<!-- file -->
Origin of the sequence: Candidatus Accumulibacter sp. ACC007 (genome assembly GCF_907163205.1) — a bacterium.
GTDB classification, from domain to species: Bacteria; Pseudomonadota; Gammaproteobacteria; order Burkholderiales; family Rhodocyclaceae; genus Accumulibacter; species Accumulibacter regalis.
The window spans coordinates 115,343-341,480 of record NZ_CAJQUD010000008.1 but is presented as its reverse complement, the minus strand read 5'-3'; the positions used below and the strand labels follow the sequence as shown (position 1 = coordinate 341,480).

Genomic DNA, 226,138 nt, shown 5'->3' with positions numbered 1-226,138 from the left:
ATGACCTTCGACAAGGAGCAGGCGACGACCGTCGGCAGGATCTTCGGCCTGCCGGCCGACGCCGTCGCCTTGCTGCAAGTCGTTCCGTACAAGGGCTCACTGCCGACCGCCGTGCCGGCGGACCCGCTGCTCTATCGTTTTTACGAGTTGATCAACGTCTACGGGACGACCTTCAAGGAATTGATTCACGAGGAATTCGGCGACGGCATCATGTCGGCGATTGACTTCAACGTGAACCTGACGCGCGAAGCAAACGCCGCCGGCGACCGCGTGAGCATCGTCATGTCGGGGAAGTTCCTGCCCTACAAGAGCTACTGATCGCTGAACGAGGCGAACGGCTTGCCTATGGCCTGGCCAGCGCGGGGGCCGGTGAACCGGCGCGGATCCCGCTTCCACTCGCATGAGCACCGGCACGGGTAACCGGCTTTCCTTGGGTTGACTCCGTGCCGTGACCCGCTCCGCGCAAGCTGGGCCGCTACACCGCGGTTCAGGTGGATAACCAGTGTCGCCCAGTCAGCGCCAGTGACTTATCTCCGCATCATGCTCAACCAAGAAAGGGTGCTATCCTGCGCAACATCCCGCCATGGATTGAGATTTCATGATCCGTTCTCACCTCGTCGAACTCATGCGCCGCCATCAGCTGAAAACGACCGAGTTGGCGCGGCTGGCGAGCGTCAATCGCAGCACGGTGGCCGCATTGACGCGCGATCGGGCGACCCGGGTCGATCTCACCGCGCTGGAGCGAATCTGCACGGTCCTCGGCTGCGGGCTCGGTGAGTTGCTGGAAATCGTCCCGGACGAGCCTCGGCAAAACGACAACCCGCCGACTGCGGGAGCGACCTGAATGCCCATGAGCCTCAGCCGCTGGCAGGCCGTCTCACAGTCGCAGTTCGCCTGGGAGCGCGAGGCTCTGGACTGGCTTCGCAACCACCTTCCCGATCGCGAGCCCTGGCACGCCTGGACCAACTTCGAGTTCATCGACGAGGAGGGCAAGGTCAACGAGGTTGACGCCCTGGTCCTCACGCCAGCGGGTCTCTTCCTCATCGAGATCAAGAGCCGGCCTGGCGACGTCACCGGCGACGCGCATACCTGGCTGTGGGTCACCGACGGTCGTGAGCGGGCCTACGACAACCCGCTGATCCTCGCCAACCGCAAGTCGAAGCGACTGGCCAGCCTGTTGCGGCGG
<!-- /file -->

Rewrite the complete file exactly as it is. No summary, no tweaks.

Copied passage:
Origin of the sequence: Candidatus Accumulibacter sp. ACC007 (genome assembly GCF_907163205.1) — a bacterium.
GTDB classification, from domain to species: Bacteria; Pseudomonadota; Gammaproteobacteria; order Burkholderiales; family Rhodocyclaceae; genus Accumulibacter; species Accumulibacter regalis.
The window spans coordinates 115,343-341,480 of record NZ_CAJQUD010000008.1 but is presented as its reverse complement, the minus strand read 5'-3'; the positions used below and the strand labels follow the sequence as shown (position 1 = coordinate 341,480).

Genomic DNA, 226,138 nt, shown 5'->3' with positions numbered 1-226,138 from the left:
ATGACCTTCGACAAGGAGCAGGCGACGACCGTCGGCAGGATCTTCGGCCTGCCGGCCGACGCCGTCGCCTTGCTGCAAGTCGTTCCGTACAAGGGCTCACTGCCGACCGCCGTGCCGGCGGACCCGCTGCTCTATCGTTTTTACGAGTTGATCAACGTCTACGGGACGACCTTCAAGGAATTGATTCACGAGGAATTCGGCGACGGCATCATGTCGGCGATTGACTTCAACGTGAACCTGACGCGCGAAGCAAACGCCGCCGGCGACCGCGTGAGCATCGTCATGTCGGGGAAGTTCCTGCCCTACAAGAGCTACTGATCGCTGAACGAGGCGAACGGCTTGCCTATGGCCTGGCCAGCGCGGGGGCCGGTGAACCGGCGCGGATCCCGCTTCCACTCGCATGAGCACCGGCACGGGTAACCGGCTTTCCTTGGGTTGACTCCGTGCCGTGACCCGCTCCGCGCAAGCTGGGCCGCTACACCGCGGTTCAGGTGGATAACCAGTGTCGCCCAGTCAGCGCCAGTGACTTATCTCCGCATCATGCTCAACCAAGAAAGGGTGCTATCCTGCGCAACATCCCGCCATGGATTGAGATTTCATGATCCGTTCTCACCTCGTCGAACTCATGCGCCGCCATCAGCTGAAAACGACCGAGTTGGCGCGGCTGGCGAGCGTCAATCGCAGCACGGTGGCCGCATTGACGCGCGATCGGGCGACCCGGGTCGATCTCACCGCGCTGGAGCGAATCTGCACGGTCCTCGGCTGCGGGCTCGGTGAGTTGCTGGAAATCGTCCCGGACGAGCCTCGGCAAAACGACAACCCGCCGACTGCGGGAGCGACCTGAATGCCCATGAGCCTCAGCCGCTGGCAGGCCGTCTCACAGTCGCAGTTCGCCTGGGAGCGCGAGGCTCTGGACTGGCTTCGCAACCACCTTCCCGATCGCGAGCCCTGGCACGCCTGGACCAACTTCGAGTTCATCGACGAGGAGGGCAAGGTCAACGAGGTTGACGCCCTGGTCCTCACGCCAGCGGGTCTCTTCCTCATCGAGATCAAGAGCCGGCCTGGCGACGTCACCGGCGACGCGCATACCTGGCTGTGGGTCACCGACGGTCGTGAGCGGGCCTACGACAACCCGCTGATCCTCGCCAACCGCAAGTCGAAGCGACTGGCCAGCCTGTTGCGGCGG